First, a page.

Safe Routes to School has grown leaps and bounds in the Phoenix area since the inception of the program. When MAP21 came along, Arizona DOT subcontracted the Safe Routes to School and Transportation Alternatives programs to MPOs and Councils of governments, which kept the ball rolling in the right direction. Phoenix has steamrolled ahead with a dedicated employee who works with 75 schools every year in the spring and fall with various pedestrian and biking events, including some law enforcement education. This work reaches tens of thousands of students each year.
One of the main challenges Safe Routes to School in Phoenix faces is the driving culture of the suburban environment, and how to best keep the momentum of the program going in the midst of it. One way they are striving to overcome this is through improved infrastructure around schools. The city of Tempe put in raised intersections, one in front of two neighboring schools, to slow down traffic on a large neighborhood roadway. This is a great way to address speeding drivers who oftentimes ignore signs, but have to slow down with the intersection is raised.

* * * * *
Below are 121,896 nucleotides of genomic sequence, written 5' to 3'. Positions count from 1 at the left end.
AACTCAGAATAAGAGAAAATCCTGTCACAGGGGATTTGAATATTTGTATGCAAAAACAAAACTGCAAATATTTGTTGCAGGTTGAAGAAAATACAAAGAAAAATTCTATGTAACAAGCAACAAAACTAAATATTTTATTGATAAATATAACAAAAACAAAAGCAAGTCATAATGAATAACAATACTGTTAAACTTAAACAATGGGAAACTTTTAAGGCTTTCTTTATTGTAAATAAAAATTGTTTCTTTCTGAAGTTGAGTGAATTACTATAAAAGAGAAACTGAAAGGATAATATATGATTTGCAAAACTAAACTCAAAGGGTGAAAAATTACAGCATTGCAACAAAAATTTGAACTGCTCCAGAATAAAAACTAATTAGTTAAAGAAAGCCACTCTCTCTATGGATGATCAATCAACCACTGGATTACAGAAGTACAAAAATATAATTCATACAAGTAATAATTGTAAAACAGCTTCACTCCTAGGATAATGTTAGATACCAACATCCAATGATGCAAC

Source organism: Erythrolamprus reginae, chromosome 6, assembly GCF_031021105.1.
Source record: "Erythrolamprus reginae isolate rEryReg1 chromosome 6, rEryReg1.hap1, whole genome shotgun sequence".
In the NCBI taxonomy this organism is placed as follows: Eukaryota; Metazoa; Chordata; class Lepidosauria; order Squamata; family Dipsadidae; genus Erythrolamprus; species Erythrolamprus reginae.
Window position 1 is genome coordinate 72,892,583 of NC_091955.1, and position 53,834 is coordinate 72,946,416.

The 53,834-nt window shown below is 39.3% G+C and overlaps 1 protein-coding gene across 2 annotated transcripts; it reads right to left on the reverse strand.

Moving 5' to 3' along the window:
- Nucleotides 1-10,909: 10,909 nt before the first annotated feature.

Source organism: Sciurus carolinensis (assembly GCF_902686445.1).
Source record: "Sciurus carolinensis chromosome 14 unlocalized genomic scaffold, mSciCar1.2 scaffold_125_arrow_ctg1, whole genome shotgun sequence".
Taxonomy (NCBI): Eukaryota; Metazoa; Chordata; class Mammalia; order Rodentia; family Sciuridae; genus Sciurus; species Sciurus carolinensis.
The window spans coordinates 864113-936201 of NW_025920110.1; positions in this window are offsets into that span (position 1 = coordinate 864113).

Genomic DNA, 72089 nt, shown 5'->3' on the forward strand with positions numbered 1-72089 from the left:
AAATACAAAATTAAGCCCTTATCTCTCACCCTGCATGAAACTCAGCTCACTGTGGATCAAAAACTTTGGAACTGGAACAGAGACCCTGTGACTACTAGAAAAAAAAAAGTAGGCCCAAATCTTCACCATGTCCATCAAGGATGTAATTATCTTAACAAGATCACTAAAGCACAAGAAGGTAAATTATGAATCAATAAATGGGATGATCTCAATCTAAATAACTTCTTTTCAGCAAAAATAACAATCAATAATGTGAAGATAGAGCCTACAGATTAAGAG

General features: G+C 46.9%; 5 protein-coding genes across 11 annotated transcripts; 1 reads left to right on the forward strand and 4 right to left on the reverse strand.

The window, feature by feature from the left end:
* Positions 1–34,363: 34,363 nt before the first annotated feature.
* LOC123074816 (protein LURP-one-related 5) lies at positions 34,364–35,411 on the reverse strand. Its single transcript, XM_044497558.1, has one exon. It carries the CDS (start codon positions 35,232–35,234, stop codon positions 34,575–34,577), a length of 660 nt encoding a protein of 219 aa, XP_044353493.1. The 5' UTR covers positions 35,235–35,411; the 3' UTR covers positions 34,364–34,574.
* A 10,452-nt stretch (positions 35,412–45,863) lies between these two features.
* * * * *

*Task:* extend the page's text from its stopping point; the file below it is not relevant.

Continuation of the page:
Additionally, a year and a half ago, Phoenix passed a sales tax that devotes a percentage to funding transportation safety improvements, including transit, bike and pedestrian improvements. Studies are being conducted through this funding, with schools popping up as the destination type most common to each area being studied. 11 studies are under way, with another 30 in the queue, covering all parts of the city – over 1500 square miles – resulting in projects that will be fast-tracked to design and construction. This is a fantastic opportunity to make it easier and safer for children to walk and bike to school.
Former AZ State Safe Routes to School coordinator, Brian Fellows (and current transportation planner working on the aforementioned studies), shared a favorite memory from working on Safe Routes to School in Arizona. He used to hold national course Safe Routes to School workshops throughout the state, and remembers clearly a workshop held at a tribal community west of Tucson for the Tohono O'odham tribe. Even though it was an abbreviated workshop in a remote area, it turned out to be the largest workshop they ever held.
Locally, there is hope for tweaks to federal legislation to provide additional funding to boost the movement. In the meantime, Phoenix is moving forward with plans to improve infrastructure all over the city bringing safer routes to everyone, including children as they actively commute to school.